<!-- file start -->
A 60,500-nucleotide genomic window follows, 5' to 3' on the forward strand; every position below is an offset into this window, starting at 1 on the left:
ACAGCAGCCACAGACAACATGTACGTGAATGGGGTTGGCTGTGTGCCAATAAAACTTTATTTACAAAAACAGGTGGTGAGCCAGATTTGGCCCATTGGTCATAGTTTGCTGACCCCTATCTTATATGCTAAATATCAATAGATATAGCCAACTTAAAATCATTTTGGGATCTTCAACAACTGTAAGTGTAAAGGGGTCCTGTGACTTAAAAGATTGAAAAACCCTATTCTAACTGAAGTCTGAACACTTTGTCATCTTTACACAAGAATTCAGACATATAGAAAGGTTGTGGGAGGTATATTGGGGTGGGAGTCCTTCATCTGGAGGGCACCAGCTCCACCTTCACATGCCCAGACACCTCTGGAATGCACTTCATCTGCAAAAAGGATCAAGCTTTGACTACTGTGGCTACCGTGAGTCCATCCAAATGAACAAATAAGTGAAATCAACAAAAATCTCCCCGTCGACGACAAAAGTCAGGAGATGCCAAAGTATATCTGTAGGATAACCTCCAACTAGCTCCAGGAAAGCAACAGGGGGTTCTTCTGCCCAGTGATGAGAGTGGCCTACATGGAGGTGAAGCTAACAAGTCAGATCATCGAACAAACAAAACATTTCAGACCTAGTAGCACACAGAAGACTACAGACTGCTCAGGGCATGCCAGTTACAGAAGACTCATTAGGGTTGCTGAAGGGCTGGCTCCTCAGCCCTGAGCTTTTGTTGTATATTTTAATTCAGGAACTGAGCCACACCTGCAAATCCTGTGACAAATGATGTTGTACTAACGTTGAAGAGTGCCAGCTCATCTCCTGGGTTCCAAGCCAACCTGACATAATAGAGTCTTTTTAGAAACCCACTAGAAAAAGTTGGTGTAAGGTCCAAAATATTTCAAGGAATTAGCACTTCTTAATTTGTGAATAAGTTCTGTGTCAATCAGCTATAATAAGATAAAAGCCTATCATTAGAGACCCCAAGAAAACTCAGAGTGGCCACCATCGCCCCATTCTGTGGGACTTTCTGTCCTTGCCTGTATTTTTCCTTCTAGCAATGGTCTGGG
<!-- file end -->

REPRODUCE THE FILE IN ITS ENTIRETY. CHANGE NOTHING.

A 60,500-nucleotide genomic window follows, 5' to 3' on the forward strand; every position below is an offset into this window, starting at 1 on the left:
ACAGCAGCCACAGACAACATGTACGTGAATGGGGTTGGCTGTGTGCCAATAAAACTTTATTTACAAAAACAGGTGGTGAGCCAGATTTGGCCCATTGGTCATAGTTTGCTGACCCCTATCTTATATGCTAAATATCAATAGATATAGCCAACTTAAAATCATTTTGGGATCTTCAACAACTGTAAGTGTAAAGGGGTCCTGTGACTTAAAAGATTGAAAAACCCTATTCTAACTGAAGTCTGAACACTTTGTCATCTTTACACAAGAATTCAGACATATAGAAAGGTTGTGGGAGGTATATTGGGGTGGGAGTCCTTCATCTGGAGGGCACCAGCTCCACCTTCACATGCCCAGACACCTCTGGAATGCACTTCATCTGCAAAAAGGATCAAGCTTTGACTACTGTGGCTACCGTGAGTCCATCCAAATGAACAAATAAGTGAAATCAACAAAAATCTCCCCGTCGACGACAAAAGTCAGGAGATGCCAAAGTATATCTGTAGGATAACCTCCAACTAGCTCCAGGAAAGCAACAGGGGGTTCTTCTGCCCAGTGATGAGAGTGGCCTACATGGAGGTGAAGCTAACAAGTCAGATCATCGAACAAACAAAACATTTCAGACCTAGTAGCACACAGAAGACTACAGACTGCTCAGGGCATGCCAGTTACAGAAGACTCATTAGGGTTGCTGAAGGGCTGGCTCCTCAGCCCTGAGCTTTTGTTGTATATTTTAATTCAGGAACTGAGCCACACCTGCAAATCCTGTGACAAATGATGTTGTACTAACGTTGAAGAGTGCCAGCTCATCTCCTGGGTTCCAAGCCAACCTGACATAATAGAGTCTTTTTAGAAACCCACTAGAAAAAGTTGGTGTAAGGTCCAAAATATTTCAAGGAATTAGCACTTCTTAATTTGTGAATAAGTTCTGTGTCAATCAGCTATAATAAGATAAAAGCCTATCATTAGAGACCCCAAGAAAACTCAGAGTGGCCACCATCGCCCCATTCTGTGGGACTTTCTGTCCTTGCCTGTATTTTTCCTTCTAGCAATGGTCTGGG